Cyclic Inventory Counting for Continuous Operations
Cycle counting is an inventory management procedure where a small part of a company’s inventory is counted on a specific day. It helps measure the accuracy of current inventory records against the actual current inventory count.
In case there are inventory errors, they will be adjusted and recorded immediately within the company’s inventory records, and investigated to find the cause and mitigate similar errors in the future.
The most common form of cycle counting is to begin in one area of inventory storage and slowly work your way throughout their entire storage facility aisle by aisle or bin by bin until the entire inventory has been counted and verified.
You can choose how often you’ll do this – each day, every other day, or every week, depending on the current needs of the company.
You might need to count some sections or items more frequently if the company feels that a particular section or group of items are necessary to complete production.
The actual steps comprising a routine inventory cycle counting procedure include:
The inventory database is referenced to gather inventory information.
Then, you must create a counting report from this information.
This report will also define which inventory should be counted and who will do the counting.
Cycle counters (staff members in charge of counting) then check the report information with the actual items that appear on the inventory shelves or bins.
Any items on the shelves that do not appear on the report are immediately included in the report by the cycle counters.
Any mismatches, omissions, or other inventory errors found in the report are reported to inventory managers who check these problems to see if further investigation is warranted.
If a pattern of errors occurs during the cycle count, then the managers may tackle them through further inventory training, updated inventory procedures, re-staffing, or any other solution that is deemed necessary to eliminate future problems.
Finally, the current inventory records are adjusted to reflect the actual inventory count.
Cycle counting brings the following benefits:
- It’s time-saving and saves money when compared to full-stock inventory count
- It Improves inventory record accuracy.
- It helps decrease holding costs.
- There are no interferences to day-to-day business operations, unlike other inventory counting methods where certain operations need to be halted.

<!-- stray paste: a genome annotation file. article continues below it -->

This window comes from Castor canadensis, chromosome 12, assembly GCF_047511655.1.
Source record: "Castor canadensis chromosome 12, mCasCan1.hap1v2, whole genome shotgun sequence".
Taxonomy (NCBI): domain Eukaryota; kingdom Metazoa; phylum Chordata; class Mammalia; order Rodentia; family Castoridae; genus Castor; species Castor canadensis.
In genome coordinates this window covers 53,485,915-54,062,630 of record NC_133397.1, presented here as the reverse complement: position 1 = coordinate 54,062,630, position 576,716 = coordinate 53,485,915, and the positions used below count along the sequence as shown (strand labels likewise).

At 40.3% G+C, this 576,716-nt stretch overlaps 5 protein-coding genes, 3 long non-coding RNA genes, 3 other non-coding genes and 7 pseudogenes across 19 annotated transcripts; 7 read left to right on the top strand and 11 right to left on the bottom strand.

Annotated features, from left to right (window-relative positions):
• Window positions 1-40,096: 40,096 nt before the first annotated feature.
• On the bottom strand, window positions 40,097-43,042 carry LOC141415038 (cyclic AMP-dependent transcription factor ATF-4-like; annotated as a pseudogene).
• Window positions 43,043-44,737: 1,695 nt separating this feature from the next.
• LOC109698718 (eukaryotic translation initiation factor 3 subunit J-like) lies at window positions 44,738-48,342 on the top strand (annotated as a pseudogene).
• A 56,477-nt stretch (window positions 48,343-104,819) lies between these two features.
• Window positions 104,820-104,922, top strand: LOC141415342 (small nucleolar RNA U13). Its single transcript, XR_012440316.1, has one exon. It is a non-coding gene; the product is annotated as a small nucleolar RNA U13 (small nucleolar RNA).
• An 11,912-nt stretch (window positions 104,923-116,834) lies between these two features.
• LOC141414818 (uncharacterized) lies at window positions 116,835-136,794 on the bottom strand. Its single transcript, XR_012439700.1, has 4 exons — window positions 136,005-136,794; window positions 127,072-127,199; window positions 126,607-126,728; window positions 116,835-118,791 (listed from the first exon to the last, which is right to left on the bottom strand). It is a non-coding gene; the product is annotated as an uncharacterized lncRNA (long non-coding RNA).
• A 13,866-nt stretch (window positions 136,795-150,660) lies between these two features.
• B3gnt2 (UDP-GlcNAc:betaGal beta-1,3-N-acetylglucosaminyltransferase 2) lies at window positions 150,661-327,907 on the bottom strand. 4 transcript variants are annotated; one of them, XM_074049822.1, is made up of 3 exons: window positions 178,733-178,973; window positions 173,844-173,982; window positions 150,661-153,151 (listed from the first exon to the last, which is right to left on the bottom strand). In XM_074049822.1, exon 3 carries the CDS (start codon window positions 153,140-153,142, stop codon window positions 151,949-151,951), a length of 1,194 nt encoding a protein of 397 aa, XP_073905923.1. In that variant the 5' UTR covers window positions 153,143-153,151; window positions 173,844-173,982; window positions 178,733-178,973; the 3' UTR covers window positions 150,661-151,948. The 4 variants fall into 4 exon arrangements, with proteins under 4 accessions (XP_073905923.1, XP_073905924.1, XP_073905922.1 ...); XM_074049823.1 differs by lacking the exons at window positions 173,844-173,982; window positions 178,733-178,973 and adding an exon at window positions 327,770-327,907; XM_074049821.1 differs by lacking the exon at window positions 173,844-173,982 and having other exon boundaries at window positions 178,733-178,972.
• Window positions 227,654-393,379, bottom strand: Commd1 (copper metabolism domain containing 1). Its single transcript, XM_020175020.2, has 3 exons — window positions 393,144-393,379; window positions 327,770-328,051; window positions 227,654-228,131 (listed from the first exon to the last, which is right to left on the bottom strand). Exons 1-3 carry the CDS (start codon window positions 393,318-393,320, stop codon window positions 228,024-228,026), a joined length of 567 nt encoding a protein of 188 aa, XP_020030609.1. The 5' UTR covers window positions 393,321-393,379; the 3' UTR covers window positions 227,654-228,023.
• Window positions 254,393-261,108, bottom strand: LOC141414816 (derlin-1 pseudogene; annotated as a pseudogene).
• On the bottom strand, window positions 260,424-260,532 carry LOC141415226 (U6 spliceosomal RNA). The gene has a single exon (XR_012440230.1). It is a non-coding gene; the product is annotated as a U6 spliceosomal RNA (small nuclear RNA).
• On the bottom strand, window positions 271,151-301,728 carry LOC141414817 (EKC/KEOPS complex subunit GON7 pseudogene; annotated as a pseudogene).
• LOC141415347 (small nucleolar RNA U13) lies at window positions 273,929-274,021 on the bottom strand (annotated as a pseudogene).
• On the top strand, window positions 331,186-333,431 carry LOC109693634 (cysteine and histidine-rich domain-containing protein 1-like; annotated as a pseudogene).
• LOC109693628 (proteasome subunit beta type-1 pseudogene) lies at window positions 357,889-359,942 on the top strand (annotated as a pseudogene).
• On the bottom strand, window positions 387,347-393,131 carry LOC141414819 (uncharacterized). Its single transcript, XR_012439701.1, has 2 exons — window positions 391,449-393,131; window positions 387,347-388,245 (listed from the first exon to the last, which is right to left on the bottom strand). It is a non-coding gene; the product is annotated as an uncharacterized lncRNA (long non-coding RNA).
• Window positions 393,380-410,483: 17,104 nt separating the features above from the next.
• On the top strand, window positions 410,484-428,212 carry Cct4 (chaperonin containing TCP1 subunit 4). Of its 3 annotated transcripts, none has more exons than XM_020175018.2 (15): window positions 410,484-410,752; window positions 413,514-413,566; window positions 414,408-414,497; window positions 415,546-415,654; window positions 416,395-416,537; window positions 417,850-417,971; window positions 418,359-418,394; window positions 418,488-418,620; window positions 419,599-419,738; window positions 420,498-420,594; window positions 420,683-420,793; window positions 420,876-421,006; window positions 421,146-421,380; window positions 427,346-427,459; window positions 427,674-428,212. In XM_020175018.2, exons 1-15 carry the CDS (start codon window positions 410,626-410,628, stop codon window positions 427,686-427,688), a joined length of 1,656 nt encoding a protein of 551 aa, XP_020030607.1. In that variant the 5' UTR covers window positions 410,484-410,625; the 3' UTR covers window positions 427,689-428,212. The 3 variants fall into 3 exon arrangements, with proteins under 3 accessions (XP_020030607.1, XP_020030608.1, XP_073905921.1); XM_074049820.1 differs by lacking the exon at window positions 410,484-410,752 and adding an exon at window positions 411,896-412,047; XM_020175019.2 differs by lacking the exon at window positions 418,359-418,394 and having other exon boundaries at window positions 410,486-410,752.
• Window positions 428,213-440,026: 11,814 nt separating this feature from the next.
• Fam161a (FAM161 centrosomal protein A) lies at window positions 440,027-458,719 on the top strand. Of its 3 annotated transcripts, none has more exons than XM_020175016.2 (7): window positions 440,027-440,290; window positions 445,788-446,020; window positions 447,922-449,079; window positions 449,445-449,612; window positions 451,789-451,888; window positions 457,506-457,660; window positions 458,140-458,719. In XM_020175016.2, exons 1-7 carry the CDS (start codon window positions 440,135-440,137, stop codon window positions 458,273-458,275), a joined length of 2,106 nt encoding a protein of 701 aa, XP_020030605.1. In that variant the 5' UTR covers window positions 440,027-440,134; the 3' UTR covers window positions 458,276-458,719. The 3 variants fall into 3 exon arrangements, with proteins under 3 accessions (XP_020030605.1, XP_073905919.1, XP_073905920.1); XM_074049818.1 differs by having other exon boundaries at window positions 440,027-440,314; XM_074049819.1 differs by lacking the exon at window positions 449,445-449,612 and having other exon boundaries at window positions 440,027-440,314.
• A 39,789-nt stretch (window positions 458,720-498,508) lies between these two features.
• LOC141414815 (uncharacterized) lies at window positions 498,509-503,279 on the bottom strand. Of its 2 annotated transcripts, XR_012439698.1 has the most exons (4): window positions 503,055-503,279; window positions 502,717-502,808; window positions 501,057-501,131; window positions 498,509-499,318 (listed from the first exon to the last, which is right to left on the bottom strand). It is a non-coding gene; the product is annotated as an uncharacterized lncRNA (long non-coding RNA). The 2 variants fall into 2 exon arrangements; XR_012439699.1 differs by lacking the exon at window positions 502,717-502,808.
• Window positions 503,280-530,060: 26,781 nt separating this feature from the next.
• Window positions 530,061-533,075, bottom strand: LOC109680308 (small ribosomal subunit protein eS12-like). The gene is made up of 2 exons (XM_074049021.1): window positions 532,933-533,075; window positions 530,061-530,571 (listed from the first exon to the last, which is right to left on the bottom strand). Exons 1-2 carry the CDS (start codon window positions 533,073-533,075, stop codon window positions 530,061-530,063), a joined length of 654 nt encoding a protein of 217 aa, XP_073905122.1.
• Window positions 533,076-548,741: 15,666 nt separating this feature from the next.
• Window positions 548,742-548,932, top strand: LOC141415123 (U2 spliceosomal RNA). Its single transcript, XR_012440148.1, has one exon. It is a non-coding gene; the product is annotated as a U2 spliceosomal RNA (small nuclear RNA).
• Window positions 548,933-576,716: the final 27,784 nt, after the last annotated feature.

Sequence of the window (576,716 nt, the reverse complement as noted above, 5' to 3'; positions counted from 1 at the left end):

There are also drawbacks to consider:
- Inaccurate counts because of items stored in multiple locations.
- Overlooking inventory errors because of seasonality.
Transition From Physical To Virtual And Eliminate Inventory Altogether
Dropshipping allows an online retail store to fulfill customer orders through a wholesaler or manufacturer who is ultimately responsible for processing, packing, and delivering customer orders.
Dropshipping is a practical inventory management solution for e-commerce businesses that do not wish to hold any inventory.
This is ideal for e-commerce stores because the online ordering process can be easily set up and automated with suppliers and manufacturers who specialize in this inventory management system.
A typical dropship inventory management system usually comprises the following steps:
The business opens a reseller account with a supplier.
The supplier provides the business with pertinent information regarding their dropshipping method. They explain how they accept orders from their resellers.
The supplier provides the reseller with their inventory data through a data feed file (e.g., CSV, TXT, XML, or EDI), which is then used to upload the supplier’s inventory stock into the reseller’s online store.
The reseller markets their store and the supplier’s items displayed and convert visitors to their site into sales.
These sales orders are then automatically accepted into the supplier’s order system and from there the supplier takes care of the processing and shipping themselves.
Dropship suppliers and resellers usually use an automated system to transfer orders from their store to the supplier’s order system.
The most common ways a dropship supplier will accept an order from a reseller are by email, phone, supplier website API, EDI applications FTP folders.
Cross-docking, which is similar to dropshipping, can also be used by online retailers to get items to customers without having to store them.
This particular method incorporates suppliers or manufacturers who use railroad cars or semi-trailer trucks to unload partial items and deliver finished products to customers.
No warehouse is needed as inventory is transferred from the manufacturer to a transport vehicle and then onto another one until it reaches the customer.
If you like holding no inventory, then consider the following pros and cons of using a dropshipping or cross-docking inventory method before you make your final decision.
- Little to No Inventory Costs
- Low Order Costs
- Testing and Selling New Products with Little to No Risk
- Little to No Order Fulfillment Control
- Lower Profit Margins
- Higher Possibility of Poor Customer Service
Stock Only What You Need, at the Right Time
Imagine being able to lower the number of items you needed in your inventory stock to only those that were in demand at the moment. You’d be able to reduce your holding costs and eliminate perishable stock that becomes outdated.
You can do that if you use just-in-time (JIT).
The JIT technique allows a business to purchase only those items that are needed, in most cases, only a few days before production completion.
The trick to using JIT, however, is to make sure that production levels are predictable enough to order accurately – too much or too little will diminish all of the benefits of using it.